This crackly gooey macaron cake goes out to a few people today…

It’s for all the gluten-free readers who have patiently sat through parades of apple cakes and cinnamon donut cakes and asked so politely — always so politely — if we might offer up a confection that makes delicious use of the nut flours and GF flours that are now so readily available on everyday supermarket shelves. It’s for Thanksgiving hosts who are looking for a gluten-free, pie-adjacent treat to hold its own in the dessert spread…

It’s for readers who need a project or some comfort today or any day. It’s for anyone who appreciates a macaron — how its crackly exterior gives way to a tender delicate interior — and isn’t that most everyone?

The cake is from Extra Good Things, by Noor Murad and the Ottolenghi Test Kitchen team, a book dedicated to the idea that creative pantry diving and surprising finishing touches are what take a dish from good to great. This recipe, inspired by Noor’s mother, includes optional elderflower apricots, instructions for which you can find in the book. In Noor’s headnote, she suggests adding a splash of amaretto to the cream “to make it more grown-up.”

ottolenghi new book extra good things

Pistachio Macaron Cake
Prep time: 15 minutes; Cook time: 55 minutes.
Gluten Free

1 tablespoon unsalted butter, for greasing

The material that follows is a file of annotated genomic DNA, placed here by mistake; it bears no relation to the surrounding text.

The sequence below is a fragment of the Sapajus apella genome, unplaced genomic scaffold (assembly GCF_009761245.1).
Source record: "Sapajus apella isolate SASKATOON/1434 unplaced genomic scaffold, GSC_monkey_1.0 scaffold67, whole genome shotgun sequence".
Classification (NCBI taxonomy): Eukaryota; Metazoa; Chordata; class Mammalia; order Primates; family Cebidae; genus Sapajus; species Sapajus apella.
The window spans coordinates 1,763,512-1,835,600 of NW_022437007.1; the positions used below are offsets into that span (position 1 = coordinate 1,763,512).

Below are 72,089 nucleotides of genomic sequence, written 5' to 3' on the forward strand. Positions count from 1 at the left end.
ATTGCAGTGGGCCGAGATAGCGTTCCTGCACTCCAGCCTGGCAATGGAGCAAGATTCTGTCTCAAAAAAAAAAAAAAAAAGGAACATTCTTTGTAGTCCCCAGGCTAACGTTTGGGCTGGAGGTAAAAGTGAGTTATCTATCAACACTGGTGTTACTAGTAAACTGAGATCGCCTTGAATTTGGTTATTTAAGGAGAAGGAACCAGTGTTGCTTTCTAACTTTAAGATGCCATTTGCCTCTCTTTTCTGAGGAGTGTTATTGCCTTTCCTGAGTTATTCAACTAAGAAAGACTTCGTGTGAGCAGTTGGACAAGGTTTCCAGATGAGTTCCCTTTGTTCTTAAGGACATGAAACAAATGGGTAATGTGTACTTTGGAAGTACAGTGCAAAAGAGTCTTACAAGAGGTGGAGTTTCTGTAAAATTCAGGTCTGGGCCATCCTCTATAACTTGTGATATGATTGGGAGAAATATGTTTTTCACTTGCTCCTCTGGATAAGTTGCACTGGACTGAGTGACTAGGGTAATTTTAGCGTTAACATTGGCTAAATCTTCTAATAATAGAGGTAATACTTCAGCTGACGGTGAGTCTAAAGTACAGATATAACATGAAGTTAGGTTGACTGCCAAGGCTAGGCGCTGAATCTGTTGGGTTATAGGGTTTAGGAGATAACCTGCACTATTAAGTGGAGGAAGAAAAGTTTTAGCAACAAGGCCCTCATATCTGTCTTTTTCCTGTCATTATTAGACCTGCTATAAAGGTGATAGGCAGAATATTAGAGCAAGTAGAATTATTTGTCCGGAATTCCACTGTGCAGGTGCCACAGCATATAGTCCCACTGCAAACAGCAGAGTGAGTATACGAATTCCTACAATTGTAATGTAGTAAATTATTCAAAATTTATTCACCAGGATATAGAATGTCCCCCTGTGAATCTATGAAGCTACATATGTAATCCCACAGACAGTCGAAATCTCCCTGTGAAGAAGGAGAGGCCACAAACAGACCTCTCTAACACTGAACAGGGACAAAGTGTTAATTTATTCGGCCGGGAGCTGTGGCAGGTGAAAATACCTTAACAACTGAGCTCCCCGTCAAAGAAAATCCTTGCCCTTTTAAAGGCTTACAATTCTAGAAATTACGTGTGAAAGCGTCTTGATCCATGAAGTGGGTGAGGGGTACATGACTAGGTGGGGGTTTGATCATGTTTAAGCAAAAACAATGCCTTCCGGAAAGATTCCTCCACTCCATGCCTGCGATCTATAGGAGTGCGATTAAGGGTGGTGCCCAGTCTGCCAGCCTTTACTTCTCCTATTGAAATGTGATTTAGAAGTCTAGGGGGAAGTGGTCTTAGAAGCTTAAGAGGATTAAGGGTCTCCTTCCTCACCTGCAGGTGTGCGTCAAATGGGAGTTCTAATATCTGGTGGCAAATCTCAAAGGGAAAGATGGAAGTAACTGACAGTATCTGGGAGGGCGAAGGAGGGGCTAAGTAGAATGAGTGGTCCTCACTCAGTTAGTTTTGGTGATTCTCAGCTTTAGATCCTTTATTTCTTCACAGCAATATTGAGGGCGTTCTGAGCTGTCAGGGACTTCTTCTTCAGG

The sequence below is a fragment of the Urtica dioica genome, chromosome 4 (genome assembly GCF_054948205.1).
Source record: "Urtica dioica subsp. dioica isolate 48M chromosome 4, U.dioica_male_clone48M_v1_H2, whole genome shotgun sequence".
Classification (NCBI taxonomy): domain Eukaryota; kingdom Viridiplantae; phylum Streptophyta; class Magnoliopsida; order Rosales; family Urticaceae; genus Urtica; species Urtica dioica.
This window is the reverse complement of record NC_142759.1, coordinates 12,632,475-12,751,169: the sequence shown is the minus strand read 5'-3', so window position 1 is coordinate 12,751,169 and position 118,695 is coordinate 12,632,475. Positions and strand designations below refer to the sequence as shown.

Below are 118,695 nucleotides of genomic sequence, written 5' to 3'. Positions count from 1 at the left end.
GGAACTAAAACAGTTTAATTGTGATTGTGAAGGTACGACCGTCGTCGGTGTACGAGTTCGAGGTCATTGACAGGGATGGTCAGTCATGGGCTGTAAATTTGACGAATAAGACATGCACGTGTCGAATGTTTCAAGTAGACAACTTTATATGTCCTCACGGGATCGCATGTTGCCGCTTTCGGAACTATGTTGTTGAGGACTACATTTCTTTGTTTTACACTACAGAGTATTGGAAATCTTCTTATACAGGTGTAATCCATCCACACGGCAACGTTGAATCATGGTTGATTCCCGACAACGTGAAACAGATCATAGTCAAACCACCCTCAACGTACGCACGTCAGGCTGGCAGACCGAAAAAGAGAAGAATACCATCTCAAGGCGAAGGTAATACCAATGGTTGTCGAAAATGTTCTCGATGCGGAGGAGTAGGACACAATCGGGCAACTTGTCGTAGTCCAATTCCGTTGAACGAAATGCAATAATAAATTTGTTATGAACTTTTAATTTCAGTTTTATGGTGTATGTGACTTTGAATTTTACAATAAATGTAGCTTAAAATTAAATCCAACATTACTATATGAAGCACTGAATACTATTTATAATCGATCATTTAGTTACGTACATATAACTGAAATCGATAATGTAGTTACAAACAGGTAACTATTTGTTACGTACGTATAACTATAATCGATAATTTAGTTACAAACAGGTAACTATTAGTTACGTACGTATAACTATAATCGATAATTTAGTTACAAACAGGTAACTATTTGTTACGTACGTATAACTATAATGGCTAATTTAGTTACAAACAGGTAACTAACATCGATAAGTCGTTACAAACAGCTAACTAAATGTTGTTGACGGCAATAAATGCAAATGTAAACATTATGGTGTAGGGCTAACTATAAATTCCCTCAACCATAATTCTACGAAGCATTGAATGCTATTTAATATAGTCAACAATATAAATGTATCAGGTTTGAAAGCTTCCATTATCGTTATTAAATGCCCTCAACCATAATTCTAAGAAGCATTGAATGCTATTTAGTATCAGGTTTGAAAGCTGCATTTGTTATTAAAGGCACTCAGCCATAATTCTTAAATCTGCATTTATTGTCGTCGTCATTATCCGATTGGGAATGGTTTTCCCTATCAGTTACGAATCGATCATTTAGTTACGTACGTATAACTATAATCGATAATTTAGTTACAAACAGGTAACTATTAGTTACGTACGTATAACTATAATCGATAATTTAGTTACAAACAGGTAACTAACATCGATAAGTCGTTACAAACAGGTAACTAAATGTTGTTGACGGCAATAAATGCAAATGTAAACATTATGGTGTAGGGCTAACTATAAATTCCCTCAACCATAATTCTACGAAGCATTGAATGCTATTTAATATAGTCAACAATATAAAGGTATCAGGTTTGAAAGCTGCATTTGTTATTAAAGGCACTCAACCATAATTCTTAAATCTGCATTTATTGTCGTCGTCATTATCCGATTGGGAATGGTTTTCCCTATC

1 1/4 cups slivered pistachios
2/3 cup almond meal
1/4 teaspoon salt
3 large eggs, plus 1 large egg yolk
1 cup granulated sugar
2 teaspoons plus 1 teaspoon vanilla extract or vanilla bean paste
1 teaspoon finely grated lemon zest
1/3 cup sliced almonds
3/4 cup heavy cream, fridge cold
3 tablespoons confectioners’ sugar, plus 2 teaspoons extra for dusting

Preheat the oven to 375°F. Grease a 10-inch round tart pan and line with a piece of parchment paper large enough to cover the bottom and sides with a little bit of overhang (don’t worry if it’s not perfect). Use any extra butter to grease the top of the parchment paper as well.

Put the slivered pistachios into a food processor and blitz until you have fine crumbs, roughly the size of couscous or bulgur wheat. It won’t be as smooth as the almond meal. Put this, the almond meal, and salt into a large bowl and mix well to combine.

Put the egg, yolk, granulated sugar and 2 teaspoons of the vanilla into the bowl of a stand mixer fitted with the whisk attachment. Beat on medium-high speed for 3-3 1/2 minutes, until well aerated and light in color. This will help develop the crackly crust you want. Using a rubber spatula, fold in the lemon zest and pistachio mixture until just incorporated — don’t overmix it. Pour it into the prepared tart pan and sprinkle evenly with the sliced almonds. Place on a flat baking sheet and bake for 35 minutes, until a skewer inserted through the center comes out clean. Remove from the oven and let the cake cool completely in the pan.

When ready to serve, make the cream by putting it into the bowl of the stand mixer fitted with the whisk attachment, along with the confectioners’ sugar and the remaining 1 teaspoon of vanilla (alternatively, do this a bowl with a whisk and use your arm muscles!). Beat for 60-90 seconds, or until you have soft peaks. Transfer to a small serving bowl.

Use the lining paper to lift the cake from its pan and place on a wooden board, with the paper attached. Pull away at the paper to expose the sides. (Note from Jenny: You can also remove the paper and transfer it to a platter, as long as you do it carefully.) Don’t worry if the cake cracks a little; this just adds to its charm. Dust the surface with the extra confectioners’ sugar and serve with the cream.

P.S. Easy same-day peasant bread and Joanna and her kids’ favorite cake.

(Photo of cake with apricots by Elena Heatherwick.)